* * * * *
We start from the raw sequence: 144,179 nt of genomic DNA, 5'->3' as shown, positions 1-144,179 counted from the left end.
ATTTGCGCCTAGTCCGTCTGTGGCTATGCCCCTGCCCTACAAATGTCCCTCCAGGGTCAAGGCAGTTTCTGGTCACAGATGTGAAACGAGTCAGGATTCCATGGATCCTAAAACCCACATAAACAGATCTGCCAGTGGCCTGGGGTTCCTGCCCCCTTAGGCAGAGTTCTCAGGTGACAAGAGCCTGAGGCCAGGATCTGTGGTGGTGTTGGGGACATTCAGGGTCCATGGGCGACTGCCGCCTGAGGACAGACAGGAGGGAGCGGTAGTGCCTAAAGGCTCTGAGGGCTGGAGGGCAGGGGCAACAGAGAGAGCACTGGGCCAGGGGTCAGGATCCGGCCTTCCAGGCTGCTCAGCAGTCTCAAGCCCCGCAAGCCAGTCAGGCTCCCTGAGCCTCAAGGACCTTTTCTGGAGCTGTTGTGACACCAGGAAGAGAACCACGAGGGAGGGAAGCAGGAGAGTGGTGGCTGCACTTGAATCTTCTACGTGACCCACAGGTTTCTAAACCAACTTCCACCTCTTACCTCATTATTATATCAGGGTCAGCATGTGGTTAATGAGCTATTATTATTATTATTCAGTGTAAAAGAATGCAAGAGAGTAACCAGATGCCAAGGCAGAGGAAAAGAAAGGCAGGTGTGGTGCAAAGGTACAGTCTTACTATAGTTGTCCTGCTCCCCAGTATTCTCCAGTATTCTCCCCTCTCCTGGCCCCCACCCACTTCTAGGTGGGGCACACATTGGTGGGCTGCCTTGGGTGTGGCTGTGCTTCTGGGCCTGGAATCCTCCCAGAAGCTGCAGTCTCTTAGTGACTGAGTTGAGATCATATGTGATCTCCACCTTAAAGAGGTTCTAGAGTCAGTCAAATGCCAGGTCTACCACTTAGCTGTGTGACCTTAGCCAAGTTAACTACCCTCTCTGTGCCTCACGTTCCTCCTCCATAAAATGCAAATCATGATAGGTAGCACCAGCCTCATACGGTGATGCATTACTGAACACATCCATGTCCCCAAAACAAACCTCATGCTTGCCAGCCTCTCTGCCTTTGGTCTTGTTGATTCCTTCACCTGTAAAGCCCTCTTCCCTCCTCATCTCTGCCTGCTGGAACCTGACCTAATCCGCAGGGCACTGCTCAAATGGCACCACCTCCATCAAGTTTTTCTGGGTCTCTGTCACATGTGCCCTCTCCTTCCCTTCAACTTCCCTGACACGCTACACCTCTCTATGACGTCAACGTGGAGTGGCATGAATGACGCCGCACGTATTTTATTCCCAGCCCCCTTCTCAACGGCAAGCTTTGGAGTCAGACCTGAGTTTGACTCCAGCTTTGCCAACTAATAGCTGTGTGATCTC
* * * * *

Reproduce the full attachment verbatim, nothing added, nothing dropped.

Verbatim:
We start from the raw sequence: 144,179 nt of genomic DNA, 5'->3' as shown, positions 1-144,179 counted from the left end.
ATTTGCGCCTAGTCCGTCTGTGGCTATGCCCCTGCCCTACAAATGTCCCTCCAGGGTCAAGGCAGTTTCTGGTCACAGATGTGAAACGAGTCAGGATTCCATGGATCCTAAAACCCACATAAACAGATCTGCCAGTGGCCTGGGGTTCCTGCCCCCTTAGGCAGAGTTCTCAGGTGACAAGAGCCTGAGGCCAGGATCTGTGGTGGTGTTGGGGACATTCAGGGTCCATGGGCGACTGCCGCCTGAGGACAGACAGGAGGGAGCGGTAGTGCCTAAAGGCTCTGAGGGCTGGAGGGCAGGGGCAACAGAGAGAGCACTGGGCCAGGGGTCAGGATCCGGCCTTCCAGGCTGCTCAGCAGTCTCAAGCCCCGCAAGCCAGTCAGGCTCCCTGAGCCTCAAGGACCTTTTCTGGAGCTGTTGTGACACCAGGAAGAGAACCACGAGGGAGGGAAGCAGGAGAGTGGTGGCTGCACTTGAATCTTCTACGTGACCCACAGGTTTCTAAACCAACTTCCACCTCTTACCTCATTATTATATCAGGGTCAGCATGTGGTTAATGAGCTATTATTATTATTATTCAGTGTAAAAGAATGCAAGAGAGTAACCAGATGCCAAGGCAGAGGAAAAGAAAGGCAGGTGTGGTGCAAAGGTACAGTCTTACTATAGTTGTCCTGCTCCCCAGTATTCTCCAGTATTCTCCCCTCTCCTGGCCCCCACCCACTTCTAGGTGGGGCACACATTGGTGGGCTGCCTTGGGTGTGGCTGTGCTTCTGGGCCTGGAATCCTCCCAGAAGCTGCAGTCTCTTAGTGACTGAGTTGAGATCATATGTGATCTCCACCTTAAAGAGGTTCTAGAGTCAGTCAAATGCCAGGTCTACCACTTAGCTGTGTGACCTTAGCCAAGTTAACTACCCTCTCTGTGCCTCACGTTCCTCCTCCATAAAATGCAAATCATGATAGGTAGCACCAGCCTCATACGGTGATGCATTACTGAACACATCCATGTCCCCAAAACAAACCTCATGCTTGCCAGCCTCTCTGCCTTTGGTCTTGTTGATTCCTTCACCTGTAAAGCCCTCTTCCCTCCTCATCTCTGCCTGCTGGAACCTGACCTAATCCGCAGGGCACTGCTCAAATGGCACCACCTCCATCAAGTTTTTCTGGGTCTCTGTCACATGTGCCCTCTCCTTCCCTTCAACTTCCCTGACACGCTACACCTCTCTATGACGTCAACGTGGAGTGGCATGAATGACGCCGCACGTATTTTATTCCCAGCCCCCTTCTCAACGGCAAGCTTTGGAGTCAGACCTGAGTTTGACTCCAGCTTTGCCAACTAATAGCTGTGTGATCTC